Tuesday, August 23, 2005

What every developer must know about multithreaded applications

As a developer with long-time C++ experience I always felt quite comfortable with multi-threaded development. However, very often I discover that this comfortness is not shared by all developers. I lost count on how often I had to investigate some strange deadlock or race condition.
Fortunately, Vance Morrison of the MSDN Magazine published an interesting article named "What every dev must know about multithreaded apps". It is rather lenghty, but gives a nice indepth look of the advantages and disadvantages of multithreading.

Friday, August 19, 2005

Collapse the Solution Explorer in Visual Studio

Get this nifty little macro to collapse the tree-view of Visual Studio's Solution Explorer. Why didn't Microsoft think of this in the first place?

Use WS-Security with .NET Remoting

A while ago, Microsoft published an interesting article that explains how to add WS-Security support to a .NET Remoting channel. It relies on custom Remoting sinks (both client and server) that use the out-of-the-box services provided by Web Service Enhancements 1.0. By injecting those sinks into the channel configuration of your Remoting infrastructure, they will wrap the Remoting messages into SOAP envelopes and vice versa. Quite a nice idea, I must say.

Wednesday, August 17, 2005

Free Visual Studio 2005 online training

Through Alex Thissen's site, I ran into the Visual Studio 2005 E-Learning section. Apparently, Microsoft is offering its interactive learning programs for free for the time being. I've run two of the sessions (Team System introduction and new VS features), and I must admit, they are quite informative. Try it....

Tuesday, August 16, 2005

Estimation based on Use Case Metrics

At my current project, we've started to initiate a workload estimation based on Use Case Metrics. Apparently several methods exists, but we chose the Gustav Karner methodology. I'm quite impressed with how environmental and technical risks are translated into a factor that can be applied on an initial manhour estimation. Shivprasad koirala wrote a great article that clearly explains the fundamentals of this technique, and Roy Clem provided a summary. As soon as we have real-life metrics I'll update this post. Notice that Sparx System's Enterprise Architect provides full support for Use Case Metrics (including the above mentioned factors).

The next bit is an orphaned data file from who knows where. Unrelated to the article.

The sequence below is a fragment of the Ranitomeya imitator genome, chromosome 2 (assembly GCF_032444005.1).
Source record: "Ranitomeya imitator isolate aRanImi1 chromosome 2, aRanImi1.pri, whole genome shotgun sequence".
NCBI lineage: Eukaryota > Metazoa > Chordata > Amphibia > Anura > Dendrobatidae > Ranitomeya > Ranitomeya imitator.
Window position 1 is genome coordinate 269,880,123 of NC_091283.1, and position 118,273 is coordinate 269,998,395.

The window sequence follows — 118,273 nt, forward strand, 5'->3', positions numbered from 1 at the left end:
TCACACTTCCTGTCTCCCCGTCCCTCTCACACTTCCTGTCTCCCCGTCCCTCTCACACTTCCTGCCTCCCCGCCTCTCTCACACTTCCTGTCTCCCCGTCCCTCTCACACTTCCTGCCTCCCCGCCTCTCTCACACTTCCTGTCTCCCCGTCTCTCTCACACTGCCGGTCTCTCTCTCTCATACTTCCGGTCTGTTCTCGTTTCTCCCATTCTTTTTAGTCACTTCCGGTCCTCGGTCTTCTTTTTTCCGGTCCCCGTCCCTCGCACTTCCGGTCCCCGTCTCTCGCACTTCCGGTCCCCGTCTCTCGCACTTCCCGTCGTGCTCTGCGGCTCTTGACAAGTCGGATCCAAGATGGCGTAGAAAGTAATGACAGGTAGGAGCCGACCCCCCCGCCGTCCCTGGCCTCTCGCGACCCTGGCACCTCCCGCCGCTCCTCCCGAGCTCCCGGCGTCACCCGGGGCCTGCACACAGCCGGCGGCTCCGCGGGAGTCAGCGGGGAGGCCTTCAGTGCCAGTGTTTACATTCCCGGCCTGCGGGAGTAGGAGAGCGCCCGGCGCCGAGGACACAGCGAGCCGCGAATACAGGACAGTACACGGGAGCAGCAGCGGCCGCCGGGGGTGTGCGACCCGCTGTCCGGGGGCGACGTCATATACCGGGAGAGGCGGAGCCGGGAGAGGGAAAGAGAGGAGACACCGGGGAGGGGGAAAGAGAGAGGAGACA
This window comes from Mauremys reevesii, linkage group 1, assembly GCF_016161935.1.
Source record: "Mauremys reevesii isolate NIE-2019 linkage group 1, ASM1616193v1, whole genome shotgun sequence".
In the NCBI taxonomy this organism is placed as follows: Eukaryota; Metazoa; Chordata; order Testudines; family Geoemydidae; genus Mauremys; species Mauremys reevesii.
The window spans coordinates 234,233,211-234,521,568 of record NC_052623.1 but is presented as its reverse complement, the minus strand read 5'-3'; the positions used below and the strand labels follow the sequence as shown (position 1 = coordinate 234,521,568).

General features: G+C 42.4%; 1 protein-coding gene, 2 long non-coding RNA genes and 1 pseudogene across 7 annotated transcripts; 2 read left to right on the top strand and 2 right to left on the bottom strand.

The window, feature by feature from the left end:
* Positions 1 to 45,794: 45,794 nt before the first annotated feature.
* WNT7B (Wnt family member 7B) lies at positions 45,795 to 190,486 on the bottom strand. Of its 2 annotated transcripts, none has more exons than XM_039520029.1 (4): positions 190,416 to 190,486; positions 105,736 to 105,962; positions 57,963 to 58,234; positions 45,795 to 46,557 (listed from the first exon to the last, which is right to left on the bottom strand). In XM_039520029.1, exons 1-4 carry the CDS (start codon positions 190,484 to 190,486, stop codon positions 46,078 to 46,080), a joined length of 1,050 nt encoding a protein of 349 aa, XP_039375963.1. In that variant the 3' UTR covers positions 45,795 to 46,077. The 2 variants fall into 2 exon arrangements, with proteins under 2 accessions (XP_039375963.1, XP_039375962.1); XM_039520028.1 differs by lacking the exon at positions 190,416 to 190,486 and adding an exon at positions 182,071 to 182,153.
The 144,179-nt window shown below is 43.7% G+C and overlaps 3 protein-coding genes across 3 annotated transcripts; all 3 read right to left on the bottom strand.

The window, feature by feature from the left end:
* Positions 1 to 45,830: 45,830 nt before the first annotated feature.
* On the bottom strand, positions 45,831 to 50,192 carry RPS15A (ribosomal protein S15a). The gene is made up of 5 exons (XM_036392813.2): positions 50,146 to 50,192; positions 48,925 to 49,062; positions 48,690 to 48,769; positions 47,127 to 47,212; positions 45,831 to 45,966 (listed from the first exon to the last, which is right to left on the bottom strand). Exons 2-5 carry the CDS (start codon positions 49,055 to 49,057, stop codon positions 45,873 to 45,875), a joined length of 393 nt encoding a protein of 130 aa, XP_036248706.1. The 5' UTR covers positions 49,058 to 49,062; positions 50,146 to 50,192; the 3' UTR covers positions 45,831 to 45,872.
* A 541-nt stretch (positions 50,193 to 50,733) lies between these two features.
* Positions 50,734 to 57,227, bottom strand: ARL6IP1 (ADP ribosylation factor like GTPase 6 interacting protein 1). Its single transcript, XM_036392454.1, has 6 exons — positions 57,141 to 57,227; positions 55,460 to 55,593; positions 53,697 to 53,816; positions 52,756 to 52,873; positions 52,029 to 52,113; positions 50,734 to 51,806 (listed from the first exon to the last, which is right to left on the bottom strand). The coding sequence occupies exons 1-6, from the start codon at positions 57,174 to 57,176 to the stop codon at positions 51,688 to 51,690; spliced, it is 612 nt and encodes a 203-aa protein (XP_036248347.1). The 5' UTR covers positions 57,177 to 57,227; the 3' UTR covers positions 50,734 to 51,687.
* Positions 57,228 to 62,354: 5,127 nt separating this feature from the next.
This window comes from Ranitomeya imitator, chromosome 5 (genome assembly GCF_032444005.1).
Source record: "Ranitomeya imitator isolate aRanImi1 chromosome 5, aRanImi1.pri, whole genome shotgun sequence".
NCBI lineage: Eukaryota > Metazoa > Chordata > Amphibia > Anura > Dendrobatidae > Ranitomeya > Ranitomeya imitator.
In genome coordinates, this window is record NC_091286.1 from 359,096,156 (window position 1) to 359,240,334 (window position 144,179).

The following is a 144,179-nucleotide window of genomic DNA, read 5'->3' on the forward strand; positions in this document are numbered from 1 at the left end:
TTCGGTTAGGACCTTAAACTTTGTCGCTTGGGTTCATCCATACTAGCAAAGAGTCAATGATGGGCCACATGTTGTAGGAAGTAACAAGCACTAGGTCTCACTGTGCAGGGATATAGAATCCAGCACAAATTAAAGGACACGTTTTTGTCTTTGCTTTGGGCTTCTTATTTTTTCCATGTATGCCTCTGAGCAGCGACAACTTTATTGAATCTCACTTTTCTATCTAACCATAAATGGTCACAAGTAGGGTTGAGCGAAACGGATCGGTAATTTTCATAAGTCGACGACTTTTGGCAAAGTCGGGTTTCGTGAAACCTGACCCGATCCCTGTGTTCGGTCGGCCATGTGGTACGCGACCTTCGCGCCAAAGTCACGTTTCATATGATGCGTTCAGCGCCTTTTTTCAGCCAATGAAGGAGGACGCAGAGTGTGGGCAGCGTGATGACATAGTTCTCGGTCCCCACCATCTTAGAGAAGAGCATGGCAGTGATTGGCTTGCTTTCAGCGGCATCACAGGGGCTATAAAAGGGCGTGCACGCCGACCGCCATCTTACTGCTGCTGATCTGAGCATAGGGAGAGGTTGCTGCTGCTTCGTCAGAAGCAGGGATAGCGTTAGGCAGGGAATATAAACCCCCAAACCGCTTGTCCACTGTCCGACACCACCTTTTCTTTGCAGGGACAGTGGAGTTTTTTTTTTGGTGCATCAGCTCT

Friday, August 12, 2005

Asynchronous callbacks for web applications.

One of the issues that web developers are often faced with these days is dynamic behaviour on web pages. Often, falling back on Javascript is the only viable option. However, this article explains how you can support asynchronous client script callbacks that execute code-behind code without the user noticing any activity. ASP.NET 2.0 seems to support this out-of-the box. Look at the Google beta site to get a demonstration (although I doubt it is created in ASP.NET).

Wednesday, August 10, 2005

Easy searching in the Microsoft newsgroups

I've been using this shortcut for googling in the Microsoft newsgroups for ages now.